The first Daeodon fragments were found in Oregon. But it wasn’t until much later, starting in the 1940s, that researchers began to put together a more complete picture of this animal’s description, life, and evolution.
Some of the most interesting discoveries of ancient mammals, including the Daeodon, were made in Nebraska. A complete skeleton originally called Dinohyus was discovered in Nebraska’s Agate Fossil beds. Later, researchers realizes that it matched other specimens of a species they had named Daeodon. Because the earliest naming is used for all subsequent naming, the new skeleton was reclassified as a Daeodon.
Daeodon discoveries are rare, making the complete skeleton specimen very valuable for researchers who want to know more about this ancient mammal.
Entelodonts went extinct in the early Miocene, around 16 million years ago. This included the gigantic Daeodon. Temperatures during this time increased, leading to drier climates. As the climate changed, so did the vegetation and the entire food chain. Although Daeodons were able to eat both plants and meat, they did not adapt fast enough to survive this period of change in earth’s history.
Scientists do not know exactly when the Daeodon went extinct, but they can use specimens of other similar animals to determine what types of species were able to evolve to survive and which ones did not. This included the Daeodon and all other Entelodonts. Even though they look like some modern animals, including warthogs, bison, and pigs, these animals are not descended from Daeodon.
Similar Animals to The Daeodon
- Paraentelodon: This large Entelodont lived at the same time as Daeodon. It lived in Asia. Scientists discovered fossilized bones in Georgia, Pakistan, and China.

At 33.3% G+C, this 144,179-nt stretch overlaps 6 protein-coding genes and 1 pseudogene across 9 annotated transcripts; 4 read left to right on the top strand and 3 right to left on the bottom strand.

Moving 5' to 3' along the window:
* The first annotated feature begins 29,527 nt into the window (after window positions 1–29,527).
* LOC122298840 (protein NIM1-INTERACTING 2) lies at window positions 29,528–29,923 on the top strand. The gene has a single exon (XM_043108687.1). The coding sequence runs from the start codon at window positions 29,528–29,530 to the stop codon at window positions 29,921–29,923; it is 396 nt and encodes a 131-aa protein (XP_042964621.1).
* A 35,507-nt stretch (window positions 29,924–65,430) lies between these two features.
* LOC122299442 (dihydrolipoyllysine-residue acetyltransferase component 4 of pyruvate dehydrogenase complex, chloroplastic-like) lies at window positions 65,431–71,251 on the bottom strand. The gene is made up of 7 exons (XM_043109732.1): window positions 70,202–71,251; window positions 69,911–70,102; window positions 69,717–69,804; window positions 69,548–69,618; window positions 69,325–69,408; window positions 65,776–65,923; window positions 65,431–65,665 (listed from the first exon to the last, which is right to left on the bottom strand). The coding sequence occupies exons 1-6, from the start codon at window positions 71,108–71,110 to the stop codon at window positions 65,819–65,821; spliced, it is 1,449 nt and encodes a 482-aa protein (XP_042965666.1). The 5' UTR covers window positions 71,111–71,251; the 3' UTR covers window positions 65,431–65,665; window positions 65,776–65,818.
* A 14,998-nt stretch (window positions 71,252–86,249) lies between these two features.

- Beardog: These animals lived at the same time as the Daeodon and were some of the largest carnivores of the time. While they do not share many similarities, they likely ate some of the same animals. Daeodon may have even fed on Beardogs and vice versa.
- Warthog: This modern-day animal is related to pigs and not the Daeodon. But they have a similar body structure, with humped shoulders and low snouts, leading many to make comparisons. Warthogs have tusks, however, and are not as large as the Daeodon.
Daeodon FAQs (Frequently Asked Questions)
When did Daeodon live?
Daeodon lived during the transition from the Oligocene to the Miocene epochs, around 20 million years ago. Some of the most-studied specimens are from the Age of Mammals in the Miocene.
How big was a Daeodon?
These prehistoric mammals were huge, often standing around 6 feet tall. They walked on all fours and the tallest part of their body was at their shoulder. Their head was also large, relative to the rest of their body, at almost 3 feet long.
Thank you for reading! Have some feedback for us? Contact the AZ Animals editorial team.
- NPS: Agate Fossile Quarry, Available here: https://www.nps.gov/agfo/index.htm
- PBS: Miocene Epoch, Available here: https://www.pbs.org/wgbh/evolution/change/deeptime/miocene.html#:~:text=Animals%20that%20go%20extinct%20in,changes%20in%20climate%20and%20vegetation.&text=Horses%20first%20appeared%20in%20the,herbivores%2C%20feeding%20on%20leafy%20vegetation.
- Prehistoric Wildlife, Available here: http://www.prehistoric-wildlife.com/species/d/daeodon.html